CMOS Compatible SWIR-Response Silicon Detectors

Award Information
Agency:
Department of Defense
Branch
n/a
Amount:
$149,997.00
Award Year:
2012
Program:
SBIR
Phase:
Phase I
Contract:
FA9453-12-M-0039
Award Id:
n/a
Agency Tracking Number:
F112-067-1926
Solicitation Year:
2011
Solicitation Topic Code:
AF112-067
Solicitation Number:
2011.2
Small Business Information
15985 NW Schendel Avenue, Suite 200, Beaverton, OR, -
Hubzone Owned:
N
Minority Owned:
N
Woman Owned:
N
Duns:
124348652
Principal Investigator:
George Williams
President
(971) 223-5646
georgew@voxtel-inc.com
Business Contact:
George Williams
President
(971) 223-5646
georgew@voxtel-inc.com
Research Institution:
Stub




Abstract
ABSTRACT: CMOS silicon imagers are the dominant focal plane arrays for visible light imaging. Over several decades, there have been investigations in broad near-infrared (NIR) spectral response using laser doped and structuring silicon (Si) detectors, including so-called"black"silicon imagers. But, to date the data shows that the fs-laser ablation and subsequent resolidification of the"black"silicon surface results in significant dark current and unstable spectral response. In Phase I, it will be shown that extrinsic chalcogen doping of the surface of silicon microtips can be achieved using PbS nanocrystal layers electronically bound to the bandgap of the silicon by inorganic ligands. Extended short-wavelength-infrared (SWIR) response, low dark current, high detectivity, high charge injection, and low image lag can be achieved using extrinsic PbS nanocrystal sensitization layers on CMOS compatible substrates. In Phase I a series of varying diameter photodetectors and small sized arrays will be fabricated and demonstrated. In Phase II, fully-function, large format SWIR imagers will be built using facile, CMOS compatible processes. BENEFIT: The most recent developments in target tracking, target identification, and high-speed free-space communication involve the shortwave-infrared (SWIR) region of the electromagnetic spectrum. Lasers at SWIR wavelengths can be eye-safe at high power and propagate more efficiently through the atmosphere than visible lasers. These laser emissions are undetectable to most imaging technologies, including silicon, CCD cameras, night-vision tubes, and long-wave IR cameras. SWIR applications include seeing battlefield lasers, facial recognition, battle damage assessment, seeing-through-dust, pilot vision enhancement, laser-aided spotting scope, active passive rangefinders, celestial navigation.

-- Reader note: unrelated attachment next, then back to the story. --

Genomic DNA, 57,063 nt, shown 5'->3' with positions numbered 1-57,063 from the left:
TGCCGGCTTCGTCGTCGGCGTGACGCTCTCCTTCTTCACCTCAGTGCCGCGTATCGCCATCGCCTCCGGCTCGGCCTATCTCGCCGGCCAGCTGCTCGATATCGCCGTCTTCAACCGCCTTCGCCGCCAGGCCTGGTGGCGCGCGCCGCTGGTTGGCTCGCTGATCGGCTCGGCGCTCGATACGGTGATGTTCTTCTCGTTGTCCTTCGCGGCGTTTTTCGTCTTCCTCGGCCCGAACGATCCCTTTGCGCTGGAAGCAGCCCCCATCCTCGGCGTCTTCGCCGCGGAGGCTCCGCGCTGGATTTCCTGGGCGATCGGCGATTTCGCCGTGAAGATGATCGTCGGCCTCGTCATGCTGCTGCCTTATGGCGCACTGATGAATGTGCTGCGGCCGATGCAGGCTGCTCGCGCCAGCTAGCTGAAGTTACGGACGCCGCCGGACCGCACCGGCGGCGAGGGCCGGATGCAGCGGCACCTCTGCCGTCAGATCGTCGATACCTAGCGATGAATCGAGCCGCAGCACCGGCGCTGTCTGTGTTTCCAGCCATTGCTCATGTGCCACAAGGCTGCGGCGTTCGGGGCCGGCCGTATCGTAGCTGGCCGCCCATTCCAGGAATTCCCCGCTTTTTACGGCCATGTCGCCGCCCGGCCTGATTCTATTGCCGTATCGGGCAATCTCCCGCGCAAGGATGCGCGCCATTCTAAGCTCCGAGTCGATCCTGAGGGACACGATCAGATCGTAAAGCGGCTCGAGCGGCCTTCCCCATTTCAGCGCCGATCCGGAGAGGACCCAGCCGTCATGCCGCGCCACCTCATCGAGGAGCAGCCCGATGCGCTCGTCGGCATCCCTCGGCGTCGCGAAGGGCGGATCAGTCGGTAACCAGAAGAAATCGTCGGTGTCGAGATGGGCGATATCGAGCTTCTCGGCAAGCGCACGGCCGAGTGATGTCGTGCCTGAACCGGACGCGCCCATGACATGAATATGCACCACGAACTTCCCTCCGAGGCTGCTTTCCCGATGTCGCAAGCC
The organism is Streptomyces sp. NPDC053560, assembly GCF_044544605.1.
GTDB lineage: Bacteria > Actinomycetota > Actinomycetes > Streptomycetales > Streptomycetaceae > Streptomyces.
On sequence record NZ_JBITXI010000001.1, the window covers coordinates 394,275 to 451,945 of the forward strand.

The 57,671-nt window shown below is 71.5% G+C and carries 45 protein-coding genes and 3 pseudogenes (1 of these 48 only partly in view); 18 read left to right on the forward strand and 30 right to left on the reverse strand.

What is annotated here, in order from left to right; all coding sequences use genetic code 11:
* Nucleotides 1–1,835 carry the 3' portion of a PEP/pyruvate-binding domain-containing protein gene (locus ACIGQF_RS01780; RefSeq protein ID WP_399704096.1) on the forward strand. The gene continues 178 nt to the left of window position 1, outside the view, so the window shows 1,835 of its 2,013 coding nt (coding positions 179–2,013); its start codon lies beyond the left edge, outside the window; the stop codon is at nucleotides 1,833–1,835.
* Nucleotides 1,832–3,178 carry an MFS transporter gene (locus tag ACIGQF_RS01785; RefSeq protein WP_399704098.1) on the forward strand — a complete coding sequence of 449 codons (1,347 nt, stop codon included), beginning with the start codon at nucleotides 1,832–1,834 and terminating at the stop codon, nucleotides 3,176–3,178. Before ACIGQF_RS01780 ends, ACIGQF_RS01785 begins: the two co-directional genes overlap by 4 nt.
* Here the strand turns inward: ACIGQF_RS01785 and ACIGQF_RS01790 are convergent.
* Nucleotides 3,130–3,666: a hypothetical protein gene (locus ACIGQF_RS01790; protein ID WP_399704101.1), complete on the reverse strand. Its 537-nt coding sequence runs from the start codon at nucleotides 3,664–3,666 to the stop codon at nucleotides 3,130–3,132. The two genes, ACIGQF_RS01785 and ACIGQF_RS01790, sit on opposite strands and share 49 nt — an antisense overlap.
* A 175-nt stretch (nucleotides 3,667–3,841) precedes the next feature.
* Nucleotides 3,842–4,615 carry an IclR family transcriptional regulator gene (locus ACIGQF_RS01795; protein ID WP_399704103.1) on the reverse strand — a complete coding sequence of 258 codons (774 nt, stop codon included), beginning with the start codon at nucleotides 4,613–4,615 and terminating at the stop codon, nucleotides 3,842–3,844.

* information listed above is at the time of submission.

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